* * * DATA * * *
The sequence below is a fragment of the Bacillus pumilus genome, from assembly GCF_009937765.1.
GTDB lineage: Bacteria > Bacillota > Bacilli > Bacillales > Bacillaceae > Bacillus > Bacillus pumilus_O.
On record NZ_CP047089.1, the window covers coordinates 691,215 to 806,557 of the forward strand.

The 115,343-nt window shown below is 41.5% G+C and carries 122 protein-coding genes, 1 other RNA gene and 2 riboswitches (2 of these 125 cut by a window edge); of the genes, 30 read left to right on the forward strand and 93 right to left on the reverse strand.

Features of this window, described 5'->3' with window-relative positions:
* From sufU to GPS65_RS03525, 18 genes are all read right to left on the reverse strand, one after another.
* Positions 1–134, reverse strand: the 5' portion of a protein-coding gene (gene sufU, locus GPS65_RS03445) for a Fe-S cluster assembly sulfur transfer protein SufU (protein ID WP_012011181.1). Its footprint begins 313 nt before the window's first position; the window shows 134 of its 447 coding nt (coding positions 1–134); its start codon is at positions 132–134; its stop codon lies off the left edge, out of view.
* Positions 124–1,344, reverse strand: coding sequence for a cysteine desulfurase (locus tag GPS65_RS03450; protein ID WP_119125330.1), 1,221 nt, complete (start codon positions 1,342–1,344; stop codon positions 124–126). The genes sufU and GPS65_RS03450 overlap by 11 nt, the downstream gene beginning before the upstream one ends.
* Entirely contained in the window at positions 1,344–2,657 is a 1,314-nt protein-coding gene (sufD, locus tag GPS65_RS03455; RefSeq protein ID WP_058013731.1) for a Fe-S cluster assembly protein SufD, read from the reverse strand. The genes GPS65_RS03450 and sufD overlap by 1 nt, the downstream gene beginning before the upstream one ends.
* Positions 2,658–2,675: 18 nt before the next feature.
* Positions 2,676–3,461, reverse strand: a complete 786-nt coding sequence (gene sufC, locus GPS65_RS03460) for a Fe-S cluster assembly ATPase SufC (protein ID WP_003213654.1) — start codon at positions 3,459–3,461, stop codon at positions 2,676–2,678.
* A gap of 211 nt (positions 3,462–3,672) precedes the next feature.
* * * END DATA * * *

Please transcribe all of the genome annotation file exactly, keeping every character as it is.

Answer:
The sequence below is a fragment of the Bacillus pumilus genome, from assembly GCF_009937765.1.
GTDB lineage: Bacteria > Bacillota > Bacilli > Bacillales > Bacillaceae > Bacillus > Bacillus pumilus_O.
On record NZ_CP047089.1, the window covers coordinates 691,215 to 806,557 of the forward strand.

The 115,343-nt window shown below is 41.5% G+C and carries 122 protein-coding genes, 1 other RNA gene and 2 riboswitches (2 of these 125 cut by a window edge); of the genes, 30 read left to right on the forward strand and 93 right to left on the reverse strand.

Features of this window, described 5'->3' with window-relative positions:
* From sufU to GPS65_RS03525, 18 genes are all read right to left on the reverse strand, one after another.
* Positions 1–134, reverse strand: the 5' portion of a protein-coding gene (gene sufU, locus GPS65_RS03445) for a Fe-S cluster assembly sulfur transfer protein SufU (protein ID WP_012011181.1). Its footprint begins 313 nt before the window's first position; the window shows 134 of its 447 coding nt (coding positions 1–134); its start codon is at positions 132–134; its stop codon lies off the left edge, out of view.
* Positions 124–1,344, reverse strand: coding sequence for a cysteine desulfurase (locus tag GPS65_RS03450; protein ID WP_119125330.1), 1,221 nt, complete (start codon positions 1,342–1,344; stop codon positions 124–126). The genes sufU and GPS65_RS03450 overlap by 11 nt, the downstream gene beginning before the upstream one ends.
* Entirely contained in the window at positions 1,344–2,657 is a 1,314-nt protein-coding gene (sufD, locus tag GPS65_RS03455; RefSeq protein ID WP_058013731.1) for a Fe-S cluster assembly protein SufD, read from the reverse strand. The genes GPS65_RS03450 and sufD overlap by 1 nt, the downstream gene beginning before the upstream one ends.
* Positions 2,658–2,675: 18 nt before the next feature.
* Positions 2,676–3,461, reverse strand: a complete 786-nt coding sequence (gene sufC, locus GPS65_RS03460) for a Fe-S cluster assembly ATPase SufC (protein ID WP_003213654.1) — start codon at positions 3,459–3,461, stop codon at positions 2,676–2,678.
* A gap of 211 nt (positions 3,462–3,672) precedes the next feature.